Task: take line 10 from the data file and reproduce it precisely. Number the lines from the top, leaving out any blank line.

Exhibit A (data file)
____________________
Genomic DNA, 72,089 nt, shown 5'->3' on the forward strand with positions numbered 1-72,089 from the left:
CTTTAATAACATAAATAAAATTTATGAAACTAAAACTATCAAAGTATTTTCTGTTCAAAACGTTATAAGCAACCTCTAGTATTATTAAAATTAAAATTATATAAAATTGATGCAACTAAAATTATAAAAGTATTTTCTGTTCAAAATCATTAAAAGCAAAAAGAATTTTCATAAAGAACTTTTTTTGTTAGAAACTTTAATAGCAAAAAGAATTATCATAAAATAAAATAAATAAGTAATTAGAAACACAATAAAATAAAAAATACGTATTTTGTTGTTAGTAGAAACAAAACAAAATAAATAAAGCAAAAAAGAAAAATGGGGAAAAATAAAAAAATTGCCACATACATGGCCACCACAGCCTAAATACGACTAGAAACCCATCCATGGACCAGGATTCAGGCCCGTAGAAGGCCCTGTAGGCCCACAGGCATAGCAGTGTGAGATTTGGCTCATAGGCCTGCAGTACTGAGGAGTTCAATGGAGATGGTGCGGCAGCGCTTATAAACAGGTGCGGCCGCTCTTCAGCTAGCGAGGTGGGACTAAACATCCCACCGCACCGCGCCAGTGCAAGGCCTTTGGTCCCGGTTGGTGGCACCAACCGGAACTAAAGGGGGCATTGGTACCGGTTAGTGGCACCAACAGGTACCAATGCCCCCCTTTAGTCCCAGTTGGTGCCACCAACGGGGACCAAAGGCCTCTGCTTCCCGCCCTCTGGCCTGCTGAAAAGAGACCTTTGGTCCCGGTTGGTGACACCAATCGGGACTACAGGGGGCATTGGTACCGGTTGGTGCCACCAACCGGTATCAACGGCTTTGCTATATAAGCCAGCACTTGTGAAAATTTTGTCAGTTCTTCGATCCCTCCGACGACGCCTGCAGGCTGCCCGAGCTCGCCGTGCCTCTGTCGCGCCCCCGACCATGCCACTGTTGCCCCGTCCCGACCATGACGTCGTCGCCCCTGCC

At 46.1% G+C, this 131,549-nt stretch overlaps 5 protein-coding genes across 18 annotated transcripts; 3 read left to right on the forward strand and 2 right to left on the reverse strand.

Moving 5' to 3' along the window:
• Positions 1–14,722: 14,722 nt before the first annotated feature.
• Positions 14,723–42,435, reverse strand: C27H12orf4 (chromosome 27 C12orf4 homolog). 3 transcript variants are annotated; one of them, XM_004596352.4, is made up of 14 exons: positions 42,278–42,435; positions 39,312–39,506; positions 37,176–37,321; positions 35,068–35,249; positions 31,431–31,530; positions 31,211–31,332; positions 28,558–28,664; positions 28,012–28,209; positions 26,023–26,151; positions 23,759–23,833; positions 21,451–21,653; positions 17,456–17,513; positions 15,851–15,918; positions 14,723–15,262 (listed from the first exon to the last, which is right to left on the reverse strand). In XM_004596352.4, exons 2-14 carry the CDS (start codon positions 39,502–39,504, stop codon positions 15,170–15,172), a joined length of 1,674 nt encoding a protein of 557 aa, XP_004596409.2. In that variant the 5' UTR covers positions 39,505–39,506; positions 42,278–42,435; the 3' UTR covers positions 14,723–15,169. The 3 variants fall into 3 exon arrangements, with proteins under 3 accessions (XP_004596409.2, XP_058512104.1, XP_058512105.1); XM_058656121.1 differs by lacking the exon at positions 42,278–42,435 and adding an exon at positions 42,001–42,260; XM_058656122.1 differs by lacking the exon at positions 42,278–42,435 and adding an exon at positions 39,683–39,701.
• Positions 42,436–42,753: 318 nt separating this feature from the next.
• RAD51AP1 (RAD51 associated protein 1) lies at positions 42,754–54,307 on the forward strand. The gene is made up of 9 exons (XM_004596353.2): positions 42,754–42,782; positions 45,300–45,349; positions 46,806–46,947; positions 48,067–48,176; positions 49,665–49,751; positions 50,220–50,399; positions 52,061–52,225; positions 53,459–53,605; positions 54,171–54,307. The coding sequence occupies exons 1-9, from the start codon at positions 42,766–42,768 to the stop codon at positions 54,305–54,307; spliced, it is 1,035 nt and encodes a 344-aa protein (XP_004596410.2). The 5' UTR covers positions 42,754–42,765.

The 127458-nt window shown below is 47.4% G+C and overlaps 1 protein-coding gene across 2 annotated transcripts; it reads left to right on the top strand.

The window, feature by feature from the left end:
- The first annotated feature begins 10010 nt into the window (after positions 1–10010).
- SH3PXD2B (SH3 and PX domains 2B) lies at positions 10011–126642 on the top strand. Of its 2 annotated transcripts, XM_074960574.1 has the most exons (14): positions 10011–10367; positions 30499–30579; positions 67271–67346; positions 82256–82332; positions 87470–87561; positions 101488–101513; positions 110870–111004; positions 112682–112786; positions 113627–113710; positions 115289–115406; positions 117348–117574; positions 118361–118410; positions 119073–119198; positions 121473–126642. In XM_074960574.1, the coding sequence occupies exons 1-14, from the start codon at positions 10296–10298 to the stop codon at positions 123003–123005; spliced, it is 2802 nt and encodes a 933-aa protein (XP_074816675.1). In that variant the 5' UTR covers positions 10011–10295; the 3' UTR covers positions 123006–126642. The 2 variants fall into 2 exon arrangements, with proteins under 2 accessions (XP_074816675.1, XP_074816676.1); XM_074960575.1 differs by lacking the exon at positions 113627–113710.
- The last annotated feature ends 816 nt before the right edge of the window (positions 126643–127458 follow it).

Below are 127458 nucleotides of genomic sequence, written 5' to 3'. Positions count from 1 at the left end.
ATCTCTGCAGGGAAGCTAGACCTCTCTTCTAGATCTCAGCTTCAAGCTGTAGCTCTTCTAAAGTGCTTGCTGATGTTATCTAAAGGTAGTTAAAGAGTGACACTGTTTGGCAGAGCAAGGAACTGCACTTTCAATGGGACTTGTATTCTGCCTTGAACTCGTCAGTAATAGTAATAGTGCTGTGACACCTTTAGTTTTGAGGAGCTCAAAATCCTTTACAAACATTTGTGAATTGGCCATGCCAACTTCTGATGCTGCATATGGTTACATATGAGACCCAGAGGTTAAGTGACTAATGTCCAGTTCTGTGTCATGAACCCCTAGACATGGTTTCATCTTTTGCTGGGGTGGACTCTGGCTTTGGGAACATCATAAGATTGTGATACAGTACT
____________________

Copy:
The window, feature by feature from the left end: